What Is A Drainage Basin?
A drainage basin is also known as a catchment basin and is an area where surface water from different sources like the melting snow, ice, or water from rain converge or drain to a single point usually of lower elevation. A smaller drainage basin could be within another larger drainage basin, for instance, the River Ohio and river Missouri are drainage basins of their own, and they are within the larger Mississippi River Basin. Other terms used interchangeably for drainage basin are water basin, catchment area, river basin, drainage area or water basin.In enclosed drainage basin (Endorheic) water converges into a single point known as the sink within the basin which could be a dry lake, a permanent lake or a point where the surface water is lost through underground. A drainage basin serves a funnel because it collects water within the region that the basin covers and channels it to a single point.
The Ocean Drainage Basins
Ocean Basins form the largest drainage in the world. Atlantic Ocean basin is approximately 48.7% of the world’s land surface, and most of the water surface in North America drains to the Atlantic through the Eastern Seaboard of the US, Great Lakes and Saint Lawrence River basins, the Canadian Maritime, and most of Labrador and the Newfoundland. Almost all of the South America to the east of Andes also drains to the Atlantic Ocean.Part of the Western Sahara and the Mediterranean Sea also drain to the Atlantic Ocean. Arctic Ocean basin covers about 17% of the world’s land surface, most of the Northern and Western Canada, the northern part of Alaska including parts of Montana, Minnesota, South Dakota, and North Dakota in the US drains to the Arctic Sea.Other regions that drain into Arctic Sea include parts of the Scandinavian Peninsula, northern and central Russia, parts of Kazakhstan, and Mongolia in Asia. The Pacific Ocean basin covers approximately 13% of the world’s land surface while the Indian Ocean basin covers about 13% of the land surface as well. The southern Sea and Antarctica basins cover about 8% of the world’s surface.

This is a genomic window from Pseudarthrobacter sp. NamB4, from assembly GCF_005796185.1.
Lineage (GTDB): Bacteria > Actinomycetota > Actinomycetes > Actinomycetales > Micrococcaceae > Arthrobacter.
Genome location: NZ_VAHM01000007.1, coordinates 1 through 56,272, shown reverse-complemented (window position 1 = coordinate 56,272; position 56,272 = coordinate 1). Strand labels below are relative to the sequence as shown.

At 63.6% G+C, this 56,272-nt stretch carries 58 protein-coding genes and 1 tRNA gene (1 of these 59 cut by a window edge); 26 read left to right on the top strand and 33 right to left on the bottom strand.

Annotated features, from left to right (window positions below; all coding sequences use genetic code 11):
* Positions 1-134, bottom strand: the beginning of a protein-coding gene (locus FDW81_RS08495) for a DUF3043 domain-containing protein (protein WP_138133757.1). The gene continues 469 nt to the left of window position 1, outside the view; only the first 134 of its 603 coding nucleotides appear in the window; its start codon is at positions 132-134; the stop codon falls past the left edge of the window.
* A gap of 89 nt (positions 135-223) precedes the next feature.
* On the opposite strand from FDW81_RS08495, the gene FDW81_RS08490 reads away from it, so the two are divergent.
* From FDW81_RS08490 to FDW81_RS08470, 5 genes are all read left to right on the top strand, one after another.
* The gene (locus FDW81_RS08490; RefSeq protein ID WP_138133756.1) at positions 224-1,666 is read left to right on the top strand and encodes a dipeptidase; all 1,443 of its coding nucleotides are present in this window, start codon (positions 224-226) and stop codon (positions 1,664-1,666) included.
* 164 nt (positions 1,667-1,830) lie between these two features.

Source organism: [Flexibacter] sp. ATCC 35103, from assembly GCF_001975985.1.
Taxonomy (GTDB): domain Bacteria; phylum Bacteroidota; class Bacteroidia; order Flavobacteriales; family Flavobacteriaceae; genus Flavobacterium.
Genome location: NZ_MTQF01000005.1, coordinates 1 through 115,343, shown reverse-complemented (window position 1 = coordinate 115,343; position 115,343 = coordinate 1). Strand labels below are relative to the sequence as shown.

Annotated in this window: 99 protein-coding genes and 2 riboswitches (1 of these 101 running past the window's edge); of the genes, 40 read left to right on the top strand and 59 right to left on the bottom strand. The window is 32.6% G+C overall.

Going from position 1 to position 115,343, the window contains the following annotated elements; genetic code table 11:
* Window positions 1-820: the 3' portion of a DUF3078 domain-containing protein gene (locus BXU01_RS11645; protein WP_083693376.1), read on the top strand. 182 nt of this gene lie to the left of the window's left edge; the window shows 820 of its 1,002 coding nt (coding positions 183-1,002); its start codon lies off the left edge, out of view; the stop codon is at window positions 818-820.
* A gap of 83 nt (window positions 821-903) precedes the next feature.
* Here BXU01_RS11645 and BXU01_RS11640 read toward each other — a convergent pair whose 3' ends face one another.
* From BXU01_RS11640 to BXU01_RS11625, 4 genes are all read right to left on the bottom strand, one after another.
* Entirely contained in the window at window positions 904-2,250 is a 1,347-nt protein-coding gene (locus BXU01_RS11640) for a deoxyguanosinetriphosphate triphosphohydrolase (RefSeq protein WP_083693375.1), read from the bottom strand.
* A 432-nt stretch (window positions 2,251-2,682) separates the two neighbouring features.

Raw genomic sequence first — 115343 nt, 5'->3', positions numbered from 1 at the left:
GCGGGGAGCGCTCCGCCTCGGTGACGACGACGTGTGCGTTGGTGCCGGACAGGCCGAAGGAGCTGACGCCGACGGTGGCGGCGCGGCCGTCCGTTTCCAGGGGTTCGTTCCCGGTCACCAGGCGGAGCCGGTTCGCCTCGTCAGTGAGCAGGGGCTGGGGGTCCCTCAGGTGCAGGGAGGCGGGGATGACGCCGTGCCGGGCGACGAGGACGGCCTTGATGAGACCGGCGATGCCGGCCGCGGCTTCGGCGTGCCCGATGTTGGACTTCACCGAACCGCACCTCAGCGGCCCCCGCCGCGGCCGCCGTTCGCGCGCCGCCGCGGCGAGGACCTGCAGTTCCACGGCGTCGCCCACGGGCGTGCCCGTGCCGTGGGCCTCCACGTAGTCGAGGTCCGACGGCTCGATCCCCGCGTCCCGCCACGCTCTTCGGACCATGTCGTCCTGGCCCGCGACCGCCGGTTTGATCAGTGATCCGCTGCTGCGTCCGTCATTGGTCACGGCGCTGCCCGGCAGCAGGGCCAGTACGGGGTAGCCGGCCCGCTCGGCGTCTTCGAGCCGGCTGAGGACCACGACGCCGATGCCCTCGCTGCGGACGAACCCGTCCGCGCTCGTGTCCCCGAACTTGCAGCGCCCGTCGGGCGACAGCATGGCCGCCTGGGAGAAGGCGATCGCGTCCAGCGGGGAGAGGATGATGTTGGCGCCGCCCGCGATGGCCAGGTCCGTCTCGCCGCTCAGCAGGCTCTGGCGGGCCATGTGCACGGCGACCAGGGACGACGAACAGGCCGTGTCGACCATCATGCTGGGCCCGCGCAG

The Amazon River Basin is by far the largest river basin in the world. The Amazon drainage basin or the area covered by Amazon and its tributaries is 7, 500,000 Square kilometer (2,900,000 square mi) an area that is equivalent to 40% of the South American Continent its location covers eight countries including Venezuela, Colombia, Suriname, Brazil, Bolivia, Peru, Guyana, and Ecuador. Most of the basin is covered by the Amazonia Rainforest covering 5,500,000 Square kilometers (2, 100, 000 square Mi) of dense tropical rainforest. Other large River basins in the world include Rio de la Plata river basin, the Congo River Basin, and the Mississippi River basin.
Significance Of Drainage Basins
From time immemorial, drainage basins have been used as territorial boundaries, especially in areas where water played a crucial role as trade routes. The Hudson Bay Company was granted the monopoly on fur trade by the English Crown over the entire Hudson Bay basin. In the modern times, the bioregional organizations include interstate agreements to manage certain drainage basins, for instance, Tahoe Regional Planning Agency and the Great Lakes Commission. A drainage basin also plays a critical point in hydrology when studying the water movement in a hydrological cycle.
What is a Drainage Basin?
A drainage basin is an area where all surface water converges to a single point at a lower elevation to join another body of water. A smaller drainage basin could be within another larger drainage basin, for instance, the River Ohio and river Missouri are drainage basins of their own, and they are within the larger Mississippi River Basin.
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